SOIL PROCESSES AND DEVELOPMENT RATES IN THE QUARTERMAIN MOUNTAINS, UPPER TAYLOR GLACIER REGION, ANTARCTICA

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Abstract:

ABSTRACT.

Soil-forming processes and soil development rates are compared and contrasted on glacial deposits in two adjacent and coeval valleys of the Quartermain Mountains, which are important because they display Miocene glacial Stratigraphy and some of the oldest landforms in the McMurdo Dry Valleys. More than 100 soil profiles were examined on seven drift sheets ranging from 115 000 to greater than 11.3 million years in age in Beacon Valley and Arena Valley. Although the two valleys contain drifts of similar age, they differ markedly in ice content of the substrate. Whereas Arena Valley generally has ‘dry-frozen’ permafrost in the upper 1 m and minimal patterned ground, Beacon Valley contains massive ice buried by glacial drift and ice cored rock glaciers and has ice-cemented perma-frost in the upper 1 m and considerable associated patterned ground. Arena Valley soils have twice the rate of profile salt accumulation than Beacon Valley soils, because of lower available soil water and minimal cryoturbation. The following soil properties increase with age in both valleys: weathering stage, morphogenetic salt stage, thickness of the salt pan, the quantity of profile salts, electrical conductivity of the horizon of maximum salt enrichment, and depth of staining. Whereas soils less than 200 000 years and older soils derived from sandstone-rich ground moraine are Typic Anhyorthels and Anhyturbels, soils of early Quaternary and older age, particularly on dolerite-rich drifts, are Petronitric Anhyorthels. Arena Valley has the highest pedodiversity recorded in the McMurdo Dry Valleys. The soils of the Quartermain Mountains are the only soils in the McMurdo Dry Valleys known to contain abundant nitrates.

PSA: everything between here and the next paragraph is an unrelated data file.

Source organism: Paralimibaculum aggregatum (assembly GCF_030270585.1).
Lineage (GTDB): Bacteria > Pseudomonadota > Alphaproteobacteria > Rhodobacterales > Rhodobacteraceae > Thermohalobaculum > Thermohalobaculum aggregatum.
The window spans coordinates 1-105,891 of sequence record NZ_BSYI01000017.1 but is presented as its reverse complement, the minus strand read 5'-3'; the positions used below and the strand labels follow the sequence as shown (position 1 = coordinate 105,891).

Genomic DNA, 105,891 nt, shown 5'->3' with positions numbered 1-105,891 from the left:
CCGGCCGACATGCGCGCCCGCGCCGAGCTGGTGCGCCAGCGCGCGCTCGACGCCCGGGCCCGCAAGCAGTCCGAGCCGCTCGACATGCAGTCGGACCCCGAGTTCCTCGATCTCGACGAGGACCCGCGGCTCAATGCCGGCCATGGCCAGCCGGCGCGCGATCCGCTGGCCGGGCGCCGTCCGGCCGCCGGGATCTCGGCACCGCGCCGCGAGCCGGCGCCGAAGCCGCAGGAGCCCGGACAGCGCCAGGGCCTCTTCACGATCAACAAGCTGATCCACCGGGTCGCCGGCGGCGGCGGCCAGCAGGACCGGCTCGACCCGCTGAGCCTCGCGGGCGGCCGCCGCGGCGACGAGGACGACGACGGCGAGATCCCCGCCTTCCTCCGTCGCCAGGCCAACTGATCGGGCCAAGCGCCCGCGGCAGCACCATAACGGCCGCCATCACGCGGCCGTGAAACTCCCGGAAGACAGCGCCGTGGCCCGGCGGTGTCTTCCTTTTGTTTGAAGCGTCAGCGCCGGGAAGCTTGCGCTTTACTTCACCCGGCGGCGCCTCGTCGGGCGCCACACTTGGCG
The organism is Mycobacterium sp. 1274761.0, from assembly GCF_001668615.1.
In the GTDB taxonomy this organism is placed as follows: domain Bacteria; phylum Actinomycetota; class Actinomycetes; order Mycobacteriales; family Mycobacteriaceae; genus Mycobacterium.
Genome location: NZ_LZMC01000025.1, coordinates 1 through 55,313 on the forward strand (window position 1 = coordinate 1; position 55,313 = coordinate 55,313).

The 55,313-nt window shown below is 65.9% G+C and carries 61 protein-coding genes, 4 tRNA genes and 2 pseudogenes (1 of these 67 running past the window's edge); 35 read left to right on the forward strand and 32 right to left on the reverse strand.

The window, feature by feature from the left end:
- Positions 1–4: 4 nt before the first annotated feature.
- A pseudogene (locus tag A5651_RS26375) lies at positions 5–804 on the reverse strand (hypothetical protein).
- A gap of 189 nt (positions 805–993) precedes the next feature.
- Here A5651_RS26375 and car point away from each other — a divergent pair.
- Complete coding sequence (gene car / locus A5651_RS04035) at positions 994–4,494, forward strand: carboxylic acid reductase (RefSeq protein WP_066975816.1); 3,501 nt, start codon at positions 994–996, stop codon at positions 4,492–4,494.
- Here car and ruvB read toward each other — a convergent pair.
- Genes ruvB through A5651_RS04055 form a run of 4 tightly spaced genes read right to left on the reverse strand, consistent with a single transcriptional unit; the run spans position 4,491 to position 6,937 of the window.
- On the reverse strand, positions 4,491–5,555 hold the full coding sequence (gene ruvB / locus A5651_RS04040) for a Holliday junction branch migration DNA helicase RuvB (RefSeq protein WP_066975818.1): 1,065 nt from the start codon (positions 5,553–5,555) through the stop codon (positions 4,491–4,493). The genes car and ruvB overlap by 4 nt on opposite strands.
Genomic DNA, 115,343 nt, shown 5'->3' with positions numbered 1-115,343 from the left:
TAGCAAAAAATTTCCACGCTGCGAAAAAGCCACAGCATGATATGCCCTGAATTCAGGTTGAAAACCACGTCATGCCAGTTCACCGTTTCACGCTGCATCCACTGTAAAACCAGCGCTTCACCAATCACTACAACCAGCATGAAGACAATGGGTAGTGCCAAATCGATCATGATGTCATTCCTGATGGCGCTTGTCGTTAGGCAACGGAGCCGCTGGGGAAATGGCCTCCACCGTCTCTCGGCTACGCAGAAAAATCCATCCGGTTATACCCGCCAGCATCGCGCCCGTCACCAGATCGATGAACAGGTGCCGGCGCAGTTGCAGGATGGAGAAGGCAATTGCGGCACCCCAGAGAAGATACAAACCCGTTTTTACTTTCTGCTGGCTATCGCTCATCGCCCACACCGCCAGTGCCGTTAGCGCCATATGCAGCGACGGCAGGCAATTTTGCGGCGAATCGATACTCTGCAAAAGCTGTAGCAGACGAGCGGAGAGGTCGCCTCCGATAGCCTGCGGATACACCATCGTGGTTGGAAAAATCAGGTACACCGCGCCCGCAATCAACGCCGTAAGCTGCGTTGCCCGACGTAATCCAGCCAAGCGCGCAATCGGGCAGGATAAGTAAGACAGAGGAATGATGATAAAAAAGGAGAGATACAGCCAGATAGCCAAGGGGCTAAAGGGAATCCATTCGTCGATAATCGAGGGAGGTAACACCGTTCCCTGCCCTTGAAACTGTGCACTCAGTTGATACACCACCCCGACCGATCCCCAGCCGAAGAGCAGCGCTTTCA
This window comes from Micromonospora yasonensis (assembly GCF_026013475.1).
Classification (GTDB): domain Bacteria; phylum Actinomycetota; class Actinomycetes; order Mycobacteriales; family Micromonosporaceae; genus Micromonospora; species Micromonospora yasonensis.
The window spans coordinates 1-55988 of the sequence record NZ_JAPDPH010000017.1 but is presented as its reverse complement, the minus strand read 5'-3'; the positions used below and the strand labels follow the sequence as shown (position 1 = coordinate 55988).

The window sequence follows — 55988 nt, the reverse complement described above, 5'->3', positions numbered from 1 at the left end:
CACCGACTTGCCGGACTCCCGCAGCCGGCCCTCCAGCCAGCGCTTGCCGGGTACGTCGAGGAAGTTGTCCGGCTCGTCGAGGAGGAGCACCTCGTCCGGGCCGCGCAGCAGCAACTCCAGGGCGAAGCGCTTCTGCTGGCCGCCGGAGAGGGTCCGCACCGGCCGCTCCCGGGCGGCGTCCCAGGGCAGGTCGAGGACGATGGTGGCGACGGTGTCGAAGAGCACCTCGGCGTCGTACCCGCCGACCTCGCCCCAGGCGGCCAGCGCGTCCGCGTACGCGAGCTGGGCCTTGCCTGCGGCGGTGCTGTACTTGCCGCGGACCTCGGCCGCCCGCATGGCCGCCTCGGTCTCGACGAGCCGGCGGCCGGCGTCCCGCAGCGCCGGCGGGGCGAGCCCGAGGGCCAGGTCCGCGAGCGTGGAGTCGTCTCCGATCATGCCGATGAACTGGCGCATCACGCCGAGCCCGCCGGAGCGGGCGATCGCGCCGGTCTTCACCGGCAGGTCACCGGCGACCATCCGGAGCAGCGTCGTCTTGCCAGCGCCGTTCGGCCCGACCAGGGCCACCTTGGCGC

Keywords: McMurdo Dry Valleys; nitrates; salt accumulation; soil chronosequence; soil formation

Document Type: Research Article

DOI: http://dx.doi.org/10.1111/j.1468-0459.2007.00315.x

Affiliations: Department of Soil Science, University of Wisconsin, Madison, USA

Publication date: September 1, 2007

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